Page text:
Aspects of speech and non-verbal behavior allow conversational partners to establish and maintain rapport by signaling engagement or endorsement. In the verbal channel, these factors encompass requests for and production of vocal feedback, as well as lexical and grammatical mirroring. However, these cues are often subtle and culture-specific. Here, we present a preliminary investigation of the differences in elicitation and provision of vocal feedback across three diverse language/cultural groups: American English, Gulf/Iraqi Arabic, and Mexican Spanish. Based on a fully-transcribed and aligned sub-corpus of 80 interactions, we identify fundamental contrasts in production of vocal feedback. We identify dramatic differences in the rates of listener verbal feedback across the groups. However, we find both similarities and differences in the use of prosodic cues across these groups. These differences will inform the development of culturally-sensitive conversational agents.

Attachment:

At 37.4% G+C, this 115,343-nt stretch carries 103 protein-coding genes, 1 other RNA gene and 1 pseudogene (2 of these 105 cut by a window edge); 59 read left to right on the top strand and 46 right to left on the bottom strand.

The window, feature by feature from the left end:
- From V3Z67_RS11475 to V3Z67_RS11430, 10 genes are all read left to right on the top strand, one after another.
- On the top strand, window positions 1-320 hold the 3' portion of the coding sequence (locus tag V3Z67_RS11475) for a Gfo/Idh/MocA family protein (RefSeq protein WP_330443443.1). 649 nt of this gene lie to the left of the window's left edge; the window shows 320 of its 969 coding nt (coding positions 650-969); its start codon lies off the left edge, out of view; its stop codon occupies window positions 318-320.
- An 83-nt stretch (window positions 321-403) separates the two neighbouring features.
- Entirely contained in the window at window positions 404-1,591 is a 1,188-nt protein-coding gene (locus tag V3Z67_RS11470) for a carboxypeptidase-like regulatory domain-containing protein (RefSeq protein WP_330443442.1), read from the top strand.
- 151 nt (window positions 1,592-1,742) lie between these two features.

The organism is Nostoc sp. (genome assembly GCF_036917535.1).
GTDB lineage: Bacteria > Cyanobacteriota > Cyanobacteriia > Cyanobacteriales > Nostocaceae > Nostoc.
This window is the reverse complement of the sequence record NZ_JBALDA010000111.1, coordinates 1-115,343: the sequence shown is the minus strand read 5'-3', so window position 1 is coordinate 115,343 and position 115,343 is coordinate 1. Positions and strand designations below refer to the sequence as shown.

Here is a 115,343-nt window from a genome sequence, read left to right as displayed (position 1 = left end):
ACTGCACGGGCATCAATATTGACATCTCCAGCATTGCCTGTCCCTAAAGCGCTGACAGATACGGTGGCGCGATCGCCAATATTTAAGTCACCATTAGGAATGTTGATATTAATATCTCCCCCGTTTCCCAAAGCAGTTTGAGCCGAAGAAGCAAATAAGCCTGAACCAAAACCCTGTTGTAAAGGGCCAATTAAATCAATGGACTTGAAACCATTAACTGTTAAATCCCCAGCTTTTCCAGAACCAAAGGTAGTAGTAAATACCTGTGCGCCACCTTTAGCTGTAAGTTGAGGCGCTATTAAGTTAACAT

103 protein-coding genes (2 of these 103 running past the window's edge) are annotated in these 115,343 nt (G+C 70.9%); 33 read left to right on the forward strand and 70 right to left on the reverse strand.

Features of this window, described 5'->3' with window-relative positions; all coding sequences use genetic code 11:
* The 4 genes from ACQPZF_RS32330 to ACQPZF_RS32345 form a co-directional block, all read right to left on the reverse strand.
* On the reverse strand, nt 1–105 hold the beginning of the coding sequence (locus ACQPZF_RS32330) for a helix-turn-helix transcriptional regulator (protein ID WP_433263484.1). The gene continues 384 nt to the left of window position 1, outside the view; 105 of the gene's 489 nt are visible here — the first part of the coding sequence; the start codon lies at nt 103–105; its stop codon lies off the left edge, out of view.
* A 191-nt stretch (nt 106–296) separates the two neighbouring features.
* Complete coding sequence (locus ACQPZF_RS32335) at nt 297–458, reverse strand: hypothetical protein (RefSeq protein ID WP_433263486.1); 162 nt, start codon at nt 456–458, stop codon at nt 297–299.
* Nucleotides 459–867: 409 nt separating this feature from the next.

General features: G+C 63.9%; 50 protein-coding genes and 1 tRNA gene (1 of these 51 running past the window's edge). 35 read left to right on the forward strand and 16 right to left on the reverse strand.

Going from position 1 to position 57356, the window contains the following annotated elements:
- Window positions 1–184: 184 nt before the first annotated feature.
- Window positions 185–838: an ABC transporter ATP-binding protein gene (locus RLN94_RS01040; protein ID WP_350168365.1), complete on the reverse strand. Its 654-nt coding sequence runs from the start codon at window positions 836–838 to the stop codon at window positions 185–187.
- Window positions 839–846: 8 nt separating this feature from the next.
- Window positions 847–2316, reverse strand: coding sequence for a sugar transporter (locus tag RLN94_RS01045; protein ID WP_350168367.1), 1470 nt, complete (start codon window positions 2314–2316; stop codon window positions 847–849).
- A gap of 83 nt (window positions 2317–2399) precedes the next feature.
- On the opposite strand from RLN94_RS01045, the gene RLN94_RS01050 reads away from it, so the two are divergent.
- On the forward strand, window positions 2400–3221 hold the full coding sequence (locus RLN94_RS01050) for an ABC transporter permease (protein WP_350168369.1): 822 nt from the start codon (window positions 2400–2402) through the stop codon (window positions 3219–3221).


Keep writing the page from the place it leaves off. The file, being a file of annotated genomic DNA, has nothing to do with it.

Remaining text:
Bibliographic reference. Levow, Gina-Anne / Duncan, Susan / King, Edward T. (2010): "Cross-cultural investigation of prosody in verbal feedback in interactional rapport", In INTERSPEECH-2010, 286-289.